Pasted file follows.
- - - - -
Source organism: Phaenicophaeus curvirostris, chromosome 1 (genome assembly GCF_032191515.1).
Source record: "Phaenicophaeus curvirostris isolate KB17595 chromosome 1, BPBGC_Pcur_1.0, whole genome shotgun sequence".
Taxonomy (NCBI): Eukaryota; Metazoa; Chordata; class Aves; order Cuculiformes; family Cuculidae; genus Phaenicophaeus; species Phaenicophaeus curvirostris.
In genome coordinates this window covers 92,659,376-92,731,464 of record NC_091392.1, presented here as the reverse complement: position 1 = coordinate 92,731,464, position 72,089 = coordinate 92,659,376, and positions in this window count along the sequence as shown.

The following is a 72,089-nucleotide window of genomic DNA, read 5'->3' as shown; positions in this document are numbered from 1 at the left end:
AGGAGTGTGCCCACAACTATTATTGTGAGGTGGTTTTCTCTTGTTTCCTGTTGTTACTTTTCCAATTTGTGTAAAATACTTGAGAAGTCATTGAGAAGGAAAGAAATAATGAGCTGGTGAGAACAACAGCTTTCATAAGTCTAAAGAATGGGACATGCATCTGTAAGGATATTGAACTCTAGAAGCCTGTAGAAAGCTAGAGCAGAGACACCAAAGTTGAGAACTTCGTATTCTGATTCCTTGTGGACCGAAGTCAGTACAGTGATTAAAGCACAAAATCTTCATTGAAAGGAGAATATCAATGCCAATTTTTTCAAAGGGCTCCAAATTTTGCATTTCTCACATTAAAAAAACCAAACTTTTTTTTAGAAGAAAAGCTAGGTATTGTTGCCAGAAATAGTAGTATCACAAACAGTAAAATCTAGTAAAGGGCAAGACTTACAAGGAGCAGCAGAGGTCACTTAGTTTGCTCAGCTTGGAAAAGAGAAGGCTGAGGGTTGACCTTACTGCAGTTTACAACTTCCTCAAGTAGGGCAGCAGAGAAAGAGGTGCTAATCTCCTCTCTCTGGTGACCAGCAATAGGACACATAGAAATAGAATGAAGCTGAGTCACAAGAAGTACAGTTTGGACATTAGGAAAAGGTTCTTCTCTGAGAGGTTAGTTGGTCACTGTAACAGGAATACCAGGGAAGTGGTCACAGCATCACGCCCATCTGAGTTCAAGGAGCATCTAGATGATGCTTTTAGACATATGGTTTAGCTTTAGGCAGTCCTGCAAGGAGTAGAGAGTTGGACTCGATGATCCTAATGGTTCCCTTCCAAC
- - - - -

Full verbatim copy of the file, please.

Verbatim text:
Source organism: Phaenicophaeus curvirostris, chromosome 1 (genome assembly GCF_032191515.1).
Source record: "Phaenicophaeus curvirostris isolate KB17595 chromosome 1, BPBGC_Pcur_1.0, whole genome shotgun sequence".
Taxonomy (NCBI): Eukaryota; Metazoa; Chordata; class Aves; order Cuculiformes; family Cuculidae; genus Phaenicophaeus; species Phaenicophaeus curvirostris.
In genome coordinates this window covers 92,659,376-92,731,464 of record NC_091392.1, presented here as the reverse complement: position 1 = coordinate 92,731,464, position 72,089 = coordinate 92,659,376, and positions in this window count along the sequence as shown.

The following is a 72,089-nucleotide window of genomic DNA, read 5'->3' as shown; positions in this document are numbered from 1 at the left end:
AGGAGTGTGCCCACAACTATTATTGTGAGGTGGTTTTCTCTTGTTTCCTGTTGTTACTTTTCCAATTTGTGTAAAATACTTGAGAAGTCATTGAGAAGGAAAGAAATAATGAGCTGGTGAGAACAACAGCTTTCATAAGTCTAAAGAATGGGACATGCATCTGTAAGGATATTGAACTCTAGAAGCCTGTAGAAAGCTAGAGCAGAGACACCAAAGTTGAGAACTTCGTATTCTGATTCCTTGTGGACCGAAGTCAGTACAGTGATTAAAGCACAAAATCTTCATTGAAAGGAGAATATCAATGCCAATTTTTTCAAAGGGCTCCAAATTTTGCATTTCTCACATTAAAAAAACCAAACTTTTTTTTAGAAGAAAAGCTAGGTATTGTTGCCAGAAATAGTAGTATCACAAACAGTAAAATCTAGTAAAGGGCAAGACTTACAAGGAGCAGCAGAGGTCACTTAGTTTGCTCAGCTTGGAAAAGAGAAGGCTGAGGGTTGACCTTACTGCAGTTTACAACTTCCTCAAGTAGGGCAGCAGAGAAAGAGGTGCTAATCTCCTCTCTCTGGTGACCAGCAATAGGACACATAGAAATAGAATGAAGCTGAGTCACAAGAAGTACAGTTTGGACATTAGGAAAAGGTTCTTCTCTGAGAGGTTAGTTGGTCACTGTAACAGGAATACCAGGGAAGTGGTCACAGCATCACGCCCATCTGAGTTCAAGGAGCATCTAGATGATGCTTTTAGACATATGGTTTAGCTTTAGGCAGTCCTGCAAGGAGTAGAGAGTTGGACTCGATGATCCTAATGGTTCCCTTCCAAC